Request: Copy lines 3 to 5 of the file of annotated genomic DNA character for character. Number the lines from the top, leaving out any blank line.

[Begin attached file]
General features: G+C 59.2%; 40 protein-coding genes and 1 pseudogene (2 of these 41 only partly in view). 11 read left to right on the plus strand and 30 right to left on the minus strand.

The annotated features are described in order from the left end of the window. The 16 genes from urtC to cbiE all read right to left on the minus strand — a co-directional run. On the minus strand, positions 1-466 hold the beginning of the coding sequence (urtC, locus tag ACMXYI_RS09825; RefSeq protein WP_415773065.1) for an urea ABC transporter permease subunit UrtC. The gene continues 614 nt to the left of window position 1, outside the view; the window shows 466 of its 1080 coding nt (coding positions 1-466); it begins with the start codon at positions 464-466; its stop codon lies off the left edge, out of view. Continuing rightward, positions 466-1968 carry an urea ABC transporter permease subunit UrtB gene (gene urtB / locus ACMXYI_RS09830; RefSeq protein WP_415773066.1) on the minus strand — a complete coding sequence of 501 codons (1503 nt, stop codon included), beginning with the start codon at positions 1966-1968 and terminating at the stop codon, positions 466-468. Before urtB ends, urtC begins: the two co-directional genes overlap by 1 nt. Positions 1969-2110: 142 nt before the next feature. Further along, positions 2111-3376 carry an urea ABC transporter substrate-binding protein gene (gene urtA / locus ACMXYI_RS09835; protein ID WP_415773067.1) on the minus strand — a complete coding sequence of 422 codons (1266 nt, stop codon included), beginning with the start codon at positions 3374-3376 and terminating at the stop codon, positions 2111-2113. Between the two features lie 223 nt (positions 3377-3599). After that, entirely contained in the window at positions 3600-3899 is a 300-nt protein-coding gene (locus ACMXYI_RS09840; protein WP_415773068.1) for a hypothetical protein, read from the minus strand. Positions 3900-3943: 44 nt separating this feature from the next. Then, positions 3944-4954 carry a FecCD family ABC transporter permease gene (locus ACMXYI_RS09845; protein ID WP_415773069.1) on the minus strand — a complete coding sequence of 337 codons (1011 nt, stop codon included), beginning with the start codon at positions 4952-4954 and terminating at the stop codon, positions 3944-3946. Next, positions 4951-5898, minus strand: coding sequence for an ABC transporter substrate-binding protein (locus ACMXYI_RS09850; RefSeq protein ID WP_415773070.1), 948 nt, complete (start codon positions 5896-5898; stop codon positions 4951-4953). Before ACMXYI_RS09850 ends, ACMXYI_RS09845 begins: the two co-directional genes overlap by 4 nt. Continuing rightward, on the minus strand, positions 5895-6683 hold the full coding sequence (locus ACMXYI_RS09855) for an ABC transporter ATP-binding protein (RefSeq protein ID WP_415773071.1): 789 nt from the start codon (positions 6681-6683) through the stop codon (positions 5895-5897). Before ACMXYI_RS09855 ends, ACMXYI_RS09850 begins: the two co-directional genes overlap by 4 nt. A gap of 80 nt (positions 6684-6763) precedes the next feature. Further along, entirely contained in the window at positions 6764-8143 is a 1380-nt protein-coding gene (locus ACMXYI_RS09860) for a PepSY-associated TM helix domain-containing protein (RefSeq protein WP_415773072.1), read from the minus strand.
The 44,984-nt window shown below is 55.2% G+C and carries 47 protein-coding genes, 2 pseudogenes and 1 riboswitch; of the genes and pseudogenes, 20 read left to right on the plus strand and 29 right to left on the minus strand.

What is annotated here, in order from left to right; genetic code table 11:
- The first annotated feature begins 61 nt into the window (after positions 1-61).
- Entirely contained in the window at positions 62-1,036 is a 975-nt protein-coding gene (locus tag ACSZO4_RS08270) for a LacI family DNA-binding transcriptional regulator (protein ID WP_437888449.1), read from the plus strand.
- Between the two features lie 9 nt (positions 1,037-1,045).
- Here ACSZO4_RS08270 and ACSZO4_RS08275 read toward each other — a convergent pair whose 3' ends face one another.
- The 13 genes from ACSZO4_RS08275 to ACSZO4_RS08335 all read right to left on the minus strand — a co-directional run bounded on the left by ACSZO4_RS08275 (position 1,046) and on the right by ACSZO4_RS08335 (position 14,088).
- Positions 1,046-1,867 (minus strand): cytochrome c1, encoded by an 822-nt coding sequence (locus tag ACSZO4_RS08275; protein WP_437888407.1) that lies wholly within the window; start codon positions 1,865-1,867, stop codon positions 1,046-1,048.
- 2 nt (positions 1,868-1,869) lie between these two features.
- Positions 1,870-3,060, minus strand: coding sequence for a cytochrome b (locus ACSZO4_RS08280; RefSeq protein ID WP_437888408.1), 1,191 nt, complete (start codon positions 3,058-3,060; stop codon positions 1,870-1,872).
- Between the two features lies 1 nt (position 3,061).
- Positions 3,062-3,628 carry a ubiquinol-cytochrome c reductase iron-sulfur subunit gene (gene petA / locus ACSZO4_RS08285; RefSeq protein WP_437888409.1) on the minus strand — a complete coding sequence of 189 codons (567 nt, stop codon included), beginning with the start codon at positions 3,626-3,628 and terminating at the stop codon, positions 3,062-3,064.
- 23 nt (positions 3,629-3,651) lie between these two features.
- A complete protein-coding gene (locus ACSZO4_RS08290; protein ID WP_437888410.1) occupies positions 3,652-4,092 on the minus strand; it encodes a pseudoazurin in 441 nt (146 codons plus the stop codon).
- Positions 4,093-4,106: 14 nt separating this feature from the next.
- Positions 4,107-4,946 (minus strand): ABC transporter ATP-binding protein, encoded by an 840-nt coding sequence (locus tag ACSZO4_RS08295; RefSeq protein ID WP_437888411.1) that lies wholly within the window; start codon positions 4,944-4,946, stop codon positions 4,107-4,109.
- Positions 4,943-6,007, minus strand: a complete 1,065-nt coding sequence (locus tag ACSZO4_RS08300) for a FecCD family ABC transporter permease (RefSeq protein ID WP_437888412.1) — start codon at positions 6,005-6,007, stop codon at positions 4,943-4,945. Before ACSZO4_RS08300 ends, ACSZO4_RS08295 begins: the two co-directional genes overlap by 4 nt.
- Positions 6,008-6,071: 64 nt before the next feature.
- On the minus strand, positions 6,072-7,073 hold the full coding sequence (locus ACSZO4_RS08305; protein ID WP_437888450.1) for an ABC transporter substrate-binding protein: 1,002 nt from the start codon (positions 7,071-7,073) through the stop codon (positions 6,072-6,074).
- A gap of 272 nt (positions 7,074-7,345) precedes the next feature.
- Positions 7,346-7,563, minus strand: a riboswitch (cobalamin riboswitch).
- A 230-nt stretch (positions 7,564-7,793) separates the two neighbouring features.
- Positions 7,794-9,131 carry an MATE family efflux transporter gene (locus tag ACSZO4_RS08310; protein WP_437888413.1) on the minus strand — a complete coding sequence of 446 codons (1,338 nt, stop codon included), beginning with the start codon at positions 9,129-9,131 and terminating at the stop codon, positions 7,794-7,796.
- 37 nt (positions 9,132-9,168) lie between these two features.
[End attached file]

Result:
The 44,984-nt window shown below is 55.2% G+C and carries 47 protein-coding genes, 2 pseudogenes and 1 riboswitch; of the genes and pseudogenes, 20 read left to right on the plus strand and 29 right to left on the minus strand.

What is annotated here, in order from left to right; genetic code table 11:
- The first annotated feature begins 61 nt into the window (after positions 1-61).